What Happens to the Future
by John Blair
There is no future.
It’s that simple. New Orleans
humps its sodden past Read more...
by Dwayne Martine
Discover me, find me,
as my woven ends
unravel in your hands, Read more...
by Denise Bergman
Her portable garden escapes the terry gym towel.
Unweeded gladiola shoulders.
Arms with petal trails. Read more...
by Sanjeev Sethi
One can buy someone’s bairn,
collect a kidney or chew a cherry. Read more...
ST. CHARLES SCARECROW FEST
by Len Krisak
Their gestures in the eye of day, as day
Dives down on city square, on booth, and hay Read more...
Gezi Park, 2013
by Hedy Habra
At nightfall, they melt into a sea of discontent, glide like a procession of fireflies answering the same call. Read more...
The Land of the Dead Is Open for Business
by Jacob Strautmann
These byways inevitably
find one un-branching road below Read more...
by Geraldine Zetzel
Inside the tent with my mother
the women are wailing: Read more...
This Shining Night
by Thomas Larson
In January 1971, I was living in Columbia, Missouri, where for two years I’d been an undergraduate English major at the University.[i] A surprise to literate me, I’d become pencil-sucking bored with my classes, especially the non-electives “Restoration Drama” and “Chaucer.” Read more...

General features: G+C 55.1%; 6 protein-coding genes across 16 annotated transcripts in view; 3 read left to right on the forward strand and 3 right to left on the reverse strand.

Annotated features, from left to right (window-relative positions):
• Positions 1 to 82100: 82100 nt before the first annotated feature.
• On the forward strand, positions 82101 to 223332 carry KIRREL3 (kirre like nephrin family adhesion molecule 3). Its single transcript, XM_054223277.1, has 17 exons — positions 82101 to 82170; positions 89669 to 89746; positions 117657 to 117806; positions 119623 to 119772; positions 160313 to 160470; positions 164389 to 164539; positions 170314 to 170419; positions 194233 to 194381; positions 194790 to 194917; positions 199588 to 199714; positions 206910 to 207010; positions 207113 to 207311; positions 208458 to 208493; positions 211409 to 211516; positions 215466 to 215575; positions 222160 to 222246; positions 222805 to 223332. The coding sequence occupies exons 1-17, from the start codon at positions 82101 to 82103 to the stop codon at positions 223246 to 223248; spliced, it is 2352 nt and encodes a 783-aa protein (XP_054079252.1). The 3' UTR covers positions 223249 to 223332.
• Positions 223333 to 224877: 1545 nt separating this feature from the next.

Ess, Ess, Mein Kihnd
by Debbie Merion
From far points, Bob, Rachel and I fly into the same city—Los Angeles. We have no idea how long we will be in L.A., how much underwear to pack, the big or the small toothpaste, but we are there on a mission: to help our Abigail fight her anorexia. Read more...
by Valerie Miner
You glance out the window at the tranquil spring evening. Three stories down to the glorious almond blossoms and purple magnolias dazzling the campus after long dreary rains. Northern California heaven. Read more...
The Secret Eater
by Laurie Foos
At first the blue girl was nothing but a rumor, a whisper. Read more...
by Estela González
Magali and I crossed the street to the Richardson’s. Nine o’clock in the morning: a good time to get rid of things. Read more...
by Jerry Whitus
He would put in just south of Jacque Rosier Baygall, where she’d put in, and paddle downstream one-and-a-quarter creek miles to the sandbar Read more...
by Gary Percesepe